Some flies are nuisances, some are pests and some mimic bee behavior. Today I’ll cover a few of the common flies we encounter in Indiana, as explained by Purdue University experts.

Small flies and gnats are miniature nuisances. Small flies of concern associated with food include fruit, phorid, moth and sphaerocerid flies, plus cheese skippers. Typically around 1/8 inch, these flies may be found in moist organic matter, including rotting fruit and vegetables, garbage, drains or soil contaminated with sewage. Cheese skippers seek out meat and cheese.

If you are one who has houseplants, moist potting soil may be a site favorable to fungus gnats. Fungus gnats may resemble a tiny mosquito. Fungus gnat larvae can damage plant roots, and are capable of transmitting fungal pathogens to plants. Inspect newly purchased plants for little gnats flying around before bringing into the home. When repotting, do not re-use old potting soil. Fungus gnats and shore flies can both be problems for commercial greenhouse operators.

Nuisance flies include cluster flies and face flies. Both are medium-size flies, about ¼ inch or larger. Cluster flies are parasites of earthworms, and are strongly attracted to light. Face flies are generally found around cattle farms, and breed in fresh cow manure. Neither of these flies are a problem in structures most of the year, but can work their way into houses in late fall. Some of the flies you clean out of light fixtures may be one of these flies.

Filth flies include house, blow/bottle, soldier and flesh flies. These are all medium-size flies, around ¼ inch. All these flies are associated with garbage and filth. These flies are important for the decomposition of animal carcasses, and serve as a food source for many other animals. All but the flesh fly will breed in decaying organic matter. House flies are strongly believed to be capable of spreading disease-causing organisms. These flies generally enter structures from outdoors, originating from sites like dumpsters, trash cans, rodent traps, attics, crawl spaces or from dead animals.

Black flies and biting midges are annoying little pests that can bite humans. Neither are known to transmit disease agents to humans in the U.S. They can be pests of concern for livestock, poultry and wildlife. Biting midges will also bite pets, and are known by names such as “no-see-ums” or “punkies.” Black flies lay eggs in flowing water, while biting midges lay eggs in moist environments and need aquatic or semi-aquatic habitats to develop. Only the females bite; males have mouthparts incapable of biting.

The really annoying flies of concern are deer flies and horse flies. I cannot use enough angry adjectives or invectives to express my personal disdain for deer flies. They can be extremely annoying and relentless. The bites of female deer and horse flies (males have weaker mouthparts incapable of biting, and do not feed on blood) are painful. To date, there is no conclusive evidence that they are capable of transmitting disease agents to humans, with one exception. In the western U.S., there is evidence that suggests a deer fly was involved in transmission of a bacterium that causes tularemia, also known as “deer fly fever” and ”rabbit fever.” Deer flies and horse flies are large flies, ¼ to .33 inches and ½ to 1¼ inches long, respectively. They have mouthparts that include two pairs of cutting “blades” that lacerate skin, causing bleeding that the females lap up. Only females take a blood meal. Female horse flies feed primarily on large mammals, including their namesake, horses. Female deer flies typically feed on moving hosts, and usually bite on the shoulders and head. Deer flies can also feed on birds and reptiles. Species of both flies tend to develop in natural habitats, and some species may develop in low areas of pastures, standing water in fields, or heavily saturated soils. Unfortunately, there is very little you can do to control or repel deer flies and horse flies. Mosquito repellant doesn’t even work very well. Use clothing and hats to cover exposed skin.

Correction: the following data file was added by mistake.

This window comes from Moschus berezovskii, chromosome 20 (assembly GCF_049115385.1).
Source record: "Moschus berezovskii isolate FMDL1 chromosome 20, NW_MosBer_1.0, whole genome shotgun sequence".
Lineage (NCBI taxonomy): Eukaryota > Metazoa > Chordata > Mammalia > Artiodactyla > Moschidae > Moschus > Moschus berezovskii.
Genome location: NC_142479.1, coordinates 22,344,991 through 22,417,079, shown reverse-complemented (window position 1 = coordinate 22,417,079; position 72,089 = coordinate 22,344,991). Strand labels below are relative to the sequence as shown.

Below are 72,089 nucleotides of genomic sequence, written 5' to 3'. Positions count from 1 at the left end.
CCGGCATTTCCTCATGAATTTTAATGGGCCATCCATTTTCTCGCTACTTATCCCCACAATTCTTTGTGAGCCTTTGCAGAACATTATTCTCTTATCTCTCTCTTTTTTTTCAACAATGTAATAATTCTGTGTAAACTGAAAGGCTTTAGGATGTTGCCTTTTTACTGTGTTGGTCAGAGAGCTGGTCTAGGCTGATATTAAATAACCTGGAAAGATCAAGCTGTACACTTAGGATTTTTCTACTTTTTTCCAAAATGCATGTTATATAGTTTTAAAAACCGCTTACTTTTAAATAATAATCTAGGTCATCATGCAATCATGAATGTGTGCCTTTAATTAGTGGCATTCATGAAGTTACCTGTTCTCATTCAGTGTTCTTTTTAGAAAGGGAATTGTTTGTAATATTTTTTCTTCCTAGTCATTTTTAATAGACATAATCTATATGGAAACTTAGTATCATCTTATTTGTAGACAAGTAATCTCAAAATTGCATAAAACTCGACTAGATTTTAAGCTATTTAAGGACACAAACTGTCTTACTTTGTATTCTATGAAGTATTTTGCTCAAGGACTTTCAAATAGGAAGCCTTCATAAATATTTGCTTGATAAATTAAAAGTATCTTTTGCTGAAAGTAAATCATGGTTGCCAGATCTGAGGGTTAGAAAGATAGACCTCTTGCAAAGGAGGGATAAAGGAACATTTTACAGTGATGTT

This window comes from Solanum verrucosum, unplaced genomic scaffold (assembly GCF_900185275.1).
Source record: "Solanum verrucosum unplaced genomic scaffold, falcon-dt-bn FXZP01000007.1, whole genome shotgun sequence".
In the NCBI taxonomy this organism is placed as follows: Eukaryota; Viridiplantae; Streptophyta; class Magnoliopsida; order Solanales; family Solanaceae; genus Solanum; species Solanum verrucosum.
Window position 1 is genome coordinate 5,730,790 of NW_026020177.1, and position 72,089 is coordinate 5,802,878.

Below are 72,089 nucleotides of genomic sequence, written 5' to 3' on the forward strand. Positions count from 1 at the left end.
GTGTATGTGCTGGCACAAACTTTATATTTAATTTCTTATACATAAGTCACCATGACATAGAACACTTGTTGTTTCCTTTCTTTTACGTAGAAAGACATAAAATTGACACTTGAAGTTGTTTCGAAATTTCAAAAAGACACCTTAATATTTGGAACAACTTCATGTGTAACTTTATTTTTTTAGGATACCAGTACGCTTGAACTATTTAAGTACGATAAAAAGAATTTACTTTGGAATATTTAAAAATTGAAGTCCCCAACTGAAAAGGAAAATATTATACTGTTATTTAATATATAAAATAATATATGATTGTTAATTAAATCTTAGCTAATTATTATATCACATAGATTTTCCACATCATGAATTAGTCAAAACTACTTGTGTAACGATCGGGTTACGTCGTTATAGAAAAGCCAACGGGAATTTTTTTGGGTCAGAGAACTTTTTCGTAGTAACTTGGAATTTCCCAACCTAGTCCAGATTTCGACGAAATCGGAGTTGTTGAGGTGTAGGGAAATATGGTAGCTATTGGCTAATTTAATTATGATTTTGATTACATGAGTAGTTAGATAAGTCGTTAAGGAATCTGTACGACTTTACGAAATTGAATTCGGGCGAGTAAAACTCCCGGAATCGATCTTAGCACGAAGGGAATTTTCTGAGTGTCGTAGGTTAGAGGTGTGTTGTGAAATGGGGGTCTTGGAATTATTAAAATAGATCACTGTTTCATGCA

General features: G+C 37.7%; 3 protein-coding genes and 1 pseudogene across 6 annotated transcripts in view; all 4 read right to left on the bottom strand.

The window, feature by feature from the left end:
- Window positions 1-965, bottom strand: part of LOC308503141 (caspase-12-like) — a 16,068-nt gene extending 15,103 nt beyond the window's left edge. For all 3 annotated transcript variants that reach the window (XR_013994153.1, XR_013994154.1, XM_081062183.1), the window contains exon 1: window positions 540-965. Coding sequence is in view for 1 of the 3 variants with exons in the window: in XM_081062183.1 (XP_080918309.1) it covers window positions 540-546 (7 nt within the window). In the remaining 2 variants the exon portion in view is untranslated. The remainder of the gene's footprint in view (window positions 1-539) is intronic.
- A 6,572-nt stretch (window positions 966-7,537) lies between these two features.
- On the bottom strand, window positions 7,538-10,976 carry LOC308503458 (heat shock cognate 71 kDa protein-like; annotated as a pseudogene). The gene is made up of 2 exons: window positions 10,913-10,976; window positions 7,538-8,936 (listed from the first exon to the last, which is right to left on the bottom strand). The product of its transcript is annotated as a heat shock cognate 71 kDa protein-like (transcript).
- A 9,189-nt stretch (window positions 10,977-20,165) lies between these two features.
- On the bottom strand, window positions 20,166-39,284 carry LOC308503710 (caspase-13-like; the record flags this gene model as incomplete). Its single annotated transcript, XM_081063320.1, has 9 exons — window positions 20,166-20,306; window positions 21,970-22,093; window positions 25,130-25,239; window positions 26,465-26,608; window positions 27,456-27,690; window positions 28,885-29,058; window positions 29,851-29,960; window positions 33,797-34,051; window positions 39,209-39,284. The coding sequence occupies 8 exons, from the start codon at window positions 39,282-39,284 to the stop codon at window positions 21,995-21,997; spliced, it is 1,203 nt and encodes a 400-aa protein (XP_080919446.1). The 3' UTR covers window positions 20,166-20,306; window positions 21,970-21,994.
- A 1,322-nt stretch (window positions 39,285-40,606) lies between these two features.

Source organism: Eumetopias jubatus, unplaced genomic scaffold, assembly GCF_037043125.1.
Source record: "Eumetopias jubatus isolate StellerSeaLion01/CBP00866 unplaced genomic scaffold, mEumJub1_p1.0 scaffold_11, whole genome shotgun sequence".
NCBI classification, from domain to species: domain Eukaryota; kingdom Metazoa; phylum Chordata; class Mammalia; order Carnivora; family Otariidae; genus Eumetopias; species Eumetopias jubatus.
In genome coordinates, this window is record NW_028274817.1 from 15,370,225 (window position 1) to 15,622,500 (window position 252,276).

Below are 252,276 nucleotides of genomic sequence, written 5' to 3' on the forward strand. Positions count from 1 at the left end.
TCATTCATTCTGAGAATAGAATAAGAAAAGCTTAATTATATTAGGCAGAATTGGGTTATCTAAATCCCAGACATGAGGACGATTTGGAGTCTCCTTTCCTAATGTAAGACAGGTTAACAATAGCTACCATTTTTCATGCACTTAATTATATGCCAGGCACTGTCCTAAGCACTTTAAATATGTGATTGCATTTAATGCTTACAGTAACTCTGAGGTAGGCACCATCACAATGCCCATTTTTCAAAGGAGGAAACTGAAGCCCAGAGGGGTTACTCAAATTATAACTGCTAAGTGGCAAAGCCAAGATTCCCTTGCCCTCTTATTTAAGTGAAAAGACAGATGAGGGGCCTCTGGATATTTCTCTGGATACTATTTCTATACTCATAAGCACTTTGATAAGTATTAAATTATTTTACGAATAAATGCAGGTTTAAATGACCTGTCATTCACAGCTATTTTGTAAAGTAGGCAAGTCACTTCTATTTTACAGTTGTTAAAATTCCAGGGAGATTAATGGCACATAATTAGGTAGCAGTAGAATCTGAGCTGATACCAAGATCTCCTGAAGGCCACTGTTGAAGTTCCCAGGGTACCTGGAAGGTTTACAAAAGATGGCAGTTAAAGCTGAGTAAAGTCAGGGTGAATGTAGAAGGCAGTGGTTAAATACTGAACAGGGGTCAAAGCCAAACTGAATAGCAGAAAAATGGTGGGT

One “actor” in the world of flies is the hover fly. These flies tend to be most numerous in late August and early September. This beneficial yellow and black fly acts like a hovering bee, and some incorrectly identify it as a “sweat bee.” The typical fear of being stung is completely unwarranted, as these flies do not have stingers, nor do they bite. They also wiggle their abdomens up and down after they land, intimidating the novice observer into thinking they are preparing to sting. Hover flies are beneficial because they help pollinate plants, and in their immature stage (larvae), they eat aphids that can be pests on many types of plants.

For more information, access Purdue Extension publications on flies at The above material was sourced from these publications, written by various Purdue University experts.

John Woodmansee is an extension educator in Whitley and Noble counties.

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